Tim Farron has urged people roll up their sleeves and help others in his first Christmas message as Liberal Democrat leader.
Mr Farron said the Christmas period should be about more than having a “sense of festive warmth among others”.
The Liberal Democrat is a devout Christian and there was a significant religious theme to the message as he described the Christmas story as “about a God who brings hope to a dark world. About a God who became utterly human.”
He also draws comparisons between the experience of Jesus and the plight currently faced by refugees who have fled war zones and headed to Europe this year.
Closer to home, he drew attention to the number of people spending Christmas homeless and those in his Cumbrian constituency forced out of their homes by the recent floods.
Mr Farron said: “There are many people with no place to call home for whom this Christmas will be filled with fear and despair, rather than hope. Hope is called the anchor of the soul, because it gives stability to life.
“The Christmas story, to me, is about a God who brings hope to a dark world. About a God who became utterly human. Indeed who became a refugee child.
“There will be many people of all faiths and none this Christmas who will be giving up their time to help others, whether the homeless or refugees.
“They are demonstrating practically what it means to be people of hope. Many more invest their lives in standing up against injustice wherever it may be found, and campaign for change through social and political action.”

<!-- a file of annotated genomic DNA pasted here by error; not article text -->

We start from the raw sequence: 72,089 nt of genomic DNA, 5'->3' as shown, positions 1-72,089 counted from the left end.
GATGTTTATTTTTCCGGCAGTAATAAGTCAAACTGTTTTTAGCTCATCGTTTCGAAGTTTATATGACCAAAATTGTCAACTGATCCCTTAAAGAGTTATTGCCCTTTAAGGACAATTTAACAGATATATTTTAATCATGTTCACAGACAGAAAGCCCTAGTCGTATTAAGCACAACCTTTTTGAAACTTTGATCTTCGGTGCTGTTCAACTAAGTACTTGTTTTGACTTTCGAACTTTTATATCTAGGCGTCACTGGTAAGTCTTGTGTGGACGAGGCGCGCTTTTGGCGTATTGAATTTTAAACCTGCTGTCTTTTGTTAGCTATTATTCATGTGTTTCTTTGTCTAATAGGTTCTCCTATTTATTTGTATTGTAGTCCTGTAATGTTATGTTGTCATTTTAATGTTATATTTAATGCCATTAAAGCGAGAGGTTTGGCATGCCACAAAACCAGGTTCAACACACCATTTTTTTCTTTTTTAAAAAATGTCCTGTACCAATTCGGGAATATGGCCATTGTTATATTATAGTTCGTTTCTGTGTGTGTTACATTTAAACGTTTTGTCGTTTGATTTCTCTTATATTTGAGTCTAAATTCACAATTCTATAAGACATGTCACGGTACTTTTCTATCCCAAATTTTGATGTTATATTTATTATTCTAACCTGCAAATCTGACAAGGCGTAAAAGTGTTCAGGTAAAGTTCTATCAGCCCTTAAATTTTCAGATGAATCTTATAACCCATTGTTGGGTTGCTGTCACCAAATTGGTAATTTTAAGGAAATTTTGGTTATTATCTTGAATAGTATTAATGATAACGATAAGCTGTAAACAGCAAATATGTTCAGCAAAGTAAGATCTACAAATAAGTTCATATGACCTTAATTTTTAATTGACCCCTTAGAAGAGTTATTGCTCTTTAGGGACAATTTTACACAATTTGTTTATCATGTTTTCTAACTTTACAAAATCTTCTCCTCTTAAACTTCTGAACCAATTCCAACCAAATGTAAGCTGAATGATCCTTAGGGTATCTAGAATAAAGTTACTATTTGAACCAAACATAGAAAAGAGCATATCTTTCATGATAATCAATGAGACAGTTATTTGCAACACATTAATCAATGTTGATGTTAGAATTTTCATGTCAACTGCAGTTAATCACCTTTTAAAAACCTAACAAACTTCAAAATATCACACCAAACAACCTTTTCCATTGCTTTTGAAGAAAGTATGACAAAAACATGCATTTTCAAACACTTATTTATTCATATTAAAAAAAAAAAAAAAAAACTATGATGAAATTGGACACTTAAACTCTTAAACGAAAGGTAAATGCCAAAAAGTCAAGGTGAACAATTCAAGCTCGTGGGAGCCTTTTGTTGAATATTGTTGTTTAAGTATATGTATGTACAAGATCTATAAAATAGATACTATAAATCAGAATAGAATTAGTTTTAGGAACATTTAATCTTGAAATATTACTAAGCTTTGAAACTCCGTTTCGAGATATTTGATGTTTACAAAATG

Mr Farron said he wanted to thank those “working to transform the lives of those with no safe place to call home”.
He added: “But no matter what our faith, or values or beliefs are, my hope this Christmas is that we are all inspired to look outwards and upwards, as we seek to make our country a compassionate, liberal and welcoming one.
“Our values of social justice, love and community are shared by millions. This Christmas we have so much to be thankful for, and so much to look forward to.
“Good will to all mankind for us means more than just feeling a sense of festive warmth towards others - it means rolling up our sleeves to make lives better in practice.
“To consider others needs and to meet them, to put others before ourselves.”